Creationism (a.k.a. zombie science)

Glenn Branch of the National Center for Science Education recently wrote an article entitled “Zombie Jamboree in Texas” in which he compares the creationist movement to such zombie flicks as “Dawn of the Dead”.

As humorous as this might seem, Branch’s article clearly points out why this issue is so important–and why the outcome in Texas is important for the nation as a whole.

Three creationists were just appointed to a six-member committee to review a draft set of Texas state biology standards, which determine what is taught in Texas’s public school science classrooms and the content of the biology textbooks approved for use in the state. And since Texas is one of the largest textbook markets in the country, what happens to textbooks there is relevant to the content of textbooks everywhere.

Click here to read the rest of the article.


5 Responses to “Creationism (a.k.a. zombie science)”

  1. Nice post. Thanks for the addition to the Blogroll by the way. I’m not sure how long it’s been there so sorry if I’m late in thanking you 😛

  2. Steven Barlow Says:

    Creationism is in fact not a threat against any individual. Because if one person accepts that each and every individual is created by God, then he has respect for everyone he comes across despite their races, nationalities, appearance, education, tendencies etc. This kind of an attitude in society will bring mutual tolerance and peace.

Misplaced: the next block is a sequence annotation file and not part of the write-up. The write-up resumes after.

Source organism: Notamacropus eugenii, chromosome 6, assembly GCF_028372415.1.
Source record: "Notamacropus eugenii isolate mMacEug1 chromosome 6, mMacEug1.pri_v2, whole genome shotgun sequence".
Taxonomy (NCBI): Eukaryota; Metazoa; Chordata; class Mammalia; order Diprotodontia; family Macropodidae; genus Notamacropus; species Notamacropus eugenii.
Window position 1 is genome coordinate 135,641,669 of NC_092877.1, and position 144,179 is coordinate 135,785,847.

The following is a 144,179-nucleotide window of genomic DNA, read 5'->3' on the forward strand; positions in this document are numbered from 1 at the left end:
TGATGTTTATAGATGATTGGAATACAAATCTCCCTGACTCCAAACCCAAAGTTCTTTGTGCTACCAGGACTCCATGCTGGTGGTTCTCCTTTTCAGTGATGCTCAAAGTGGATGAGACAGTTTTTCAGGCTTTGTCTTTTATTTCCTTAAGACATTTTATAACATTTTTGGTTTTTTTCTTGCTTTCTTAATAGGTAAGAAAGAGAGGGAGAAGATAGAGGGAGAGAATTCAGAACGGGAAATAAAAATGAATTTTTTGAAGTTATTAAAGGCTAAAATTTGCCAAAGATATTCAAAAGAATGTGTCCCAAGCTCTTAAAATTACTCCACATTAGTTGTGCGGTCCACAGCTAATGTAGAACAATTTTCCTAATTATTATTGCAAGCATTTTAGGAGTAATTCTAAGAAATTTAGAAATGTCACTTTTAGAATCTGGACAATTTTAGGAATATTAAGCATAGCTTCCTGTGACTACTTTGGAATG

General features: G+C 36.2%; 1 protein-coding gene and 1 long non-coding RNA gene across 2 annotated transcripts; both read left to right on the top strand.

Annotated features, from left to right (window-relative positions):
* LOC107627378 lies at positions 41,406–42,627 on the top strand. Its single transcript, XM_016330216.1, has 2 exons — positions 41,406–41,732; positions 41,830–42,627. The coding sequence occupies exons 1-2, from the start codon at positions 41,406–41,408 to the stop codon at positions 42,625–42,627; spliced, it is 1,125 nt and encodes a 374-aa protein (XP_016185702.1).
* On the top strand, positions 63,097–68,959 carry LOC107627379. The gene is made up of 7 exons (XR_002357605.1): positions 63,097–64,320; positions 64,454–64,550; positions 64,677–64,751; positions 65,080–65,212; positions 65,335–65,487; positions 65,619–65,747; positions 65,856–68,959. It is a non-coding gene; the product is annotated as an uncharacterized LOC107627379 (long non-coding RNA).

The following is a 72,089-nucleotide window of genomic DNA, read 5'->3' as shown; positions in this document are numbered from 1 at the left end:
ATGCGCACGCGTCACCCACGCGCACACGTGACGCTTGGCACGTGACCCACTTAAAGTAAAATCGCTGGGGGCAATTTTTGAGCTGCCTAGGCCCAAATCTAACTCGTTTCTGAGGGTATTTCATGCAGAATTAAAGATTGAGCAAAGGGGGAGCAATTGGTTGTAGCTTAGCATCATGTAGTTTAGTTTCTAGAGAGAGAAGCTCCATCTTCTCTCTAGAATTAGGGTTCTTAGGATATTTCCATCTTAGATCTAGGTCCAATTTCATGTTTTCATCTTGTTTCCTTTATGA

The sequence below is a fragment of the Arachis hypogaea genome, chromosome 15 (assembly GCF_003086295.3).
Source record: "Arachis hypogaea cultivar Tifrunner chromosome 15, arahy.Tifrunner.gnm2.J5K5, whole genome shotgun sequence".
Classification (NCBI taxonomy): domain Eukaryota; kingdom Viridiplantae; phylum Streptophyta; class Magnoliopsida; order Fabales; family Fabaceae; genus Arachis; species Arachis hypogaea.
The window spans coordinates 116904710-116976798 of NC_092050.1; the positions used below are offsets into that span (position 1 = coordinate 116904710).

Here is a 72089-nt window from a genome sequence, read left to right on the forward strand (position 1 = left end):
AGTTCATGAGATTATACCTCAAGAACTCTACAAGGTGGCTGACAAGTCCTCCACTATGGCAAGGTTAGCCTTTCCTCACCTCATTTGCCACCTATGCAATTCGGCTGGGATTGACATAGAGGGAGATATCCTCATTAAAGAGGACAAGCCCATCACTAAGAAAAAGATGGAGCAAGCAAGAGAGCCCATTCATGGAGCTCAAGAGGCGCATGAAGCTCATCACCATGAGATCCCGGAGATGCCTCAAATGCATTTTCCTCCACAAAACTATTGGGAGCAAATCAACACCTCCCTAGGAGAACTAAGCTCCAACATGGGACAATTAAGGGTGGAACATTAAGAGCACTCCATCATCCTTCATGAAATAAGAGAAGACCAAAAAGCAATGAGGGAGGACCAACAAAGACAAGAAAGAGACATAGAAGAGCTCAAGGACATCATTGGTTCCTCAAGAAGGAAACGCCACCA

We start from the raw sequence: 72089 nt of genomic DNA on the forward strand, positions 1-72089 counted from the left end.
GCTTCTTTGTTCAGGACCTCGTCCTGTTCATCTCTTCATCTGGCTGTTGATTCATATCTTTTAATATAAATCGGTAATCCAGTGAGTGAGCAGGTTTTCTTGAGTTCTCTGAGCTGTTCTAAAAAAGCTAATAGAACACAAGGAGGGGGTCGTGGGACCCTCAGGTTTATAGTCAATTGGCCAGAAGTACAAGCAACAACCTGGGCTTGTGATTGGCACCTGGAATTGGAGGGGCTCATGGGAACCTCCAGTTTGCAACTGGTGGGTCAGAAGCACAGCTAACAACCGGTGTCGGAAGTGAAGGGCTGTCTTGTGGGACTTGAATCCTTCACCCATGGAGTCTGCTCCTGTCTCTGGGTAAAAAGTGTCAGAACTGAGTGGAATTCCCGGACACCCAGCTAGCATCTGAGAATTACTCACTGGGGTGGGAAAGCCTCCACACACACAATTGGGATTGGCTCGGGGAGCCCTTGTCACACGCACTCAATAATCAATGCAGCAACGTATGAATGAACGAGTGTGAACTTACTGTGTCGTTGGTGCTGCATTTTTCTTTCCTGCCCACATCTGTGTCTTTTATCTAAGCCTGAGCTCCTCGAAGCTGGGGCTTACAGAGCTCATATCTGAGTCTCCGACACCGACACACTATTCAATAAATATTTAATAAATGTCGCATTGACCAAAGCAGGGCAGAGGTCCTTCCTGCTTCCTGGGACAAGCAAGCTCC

Evolutionism however is the contrary when it divides people as to superior-inferior, developed-underdeveloped, etc. Eugeny movement is an embarrassment in history when thousands were killed due to some people judging against others and classifying them as inferiors.

    This point should be taken into consideration for the benefit of all.

  3. I can see your point that perhaps creationism itself is not a threat to anyone. But that’s also not the point of my article or the article I linked to. The point, which you seem to have missed, is that teaching creationism in a science class is a detriment to our children’s science education.

    Teaching evolution, contrary to what some creationists preach, is not responsible for anyone practicing eugenics or for the prejudicial feelings of anyone alive. This point has been countered time and time again.

  4. I agree with Steven Barlow, he brings up excellent points.

    I see no reason why one should be favored over the other. Both are rational and based off the same evidence – so why look at it in terms or right and wrong when we have no cooperating evidence to support that line of thought?

  5. Squiggle–

    How are the two based off the same evidence?

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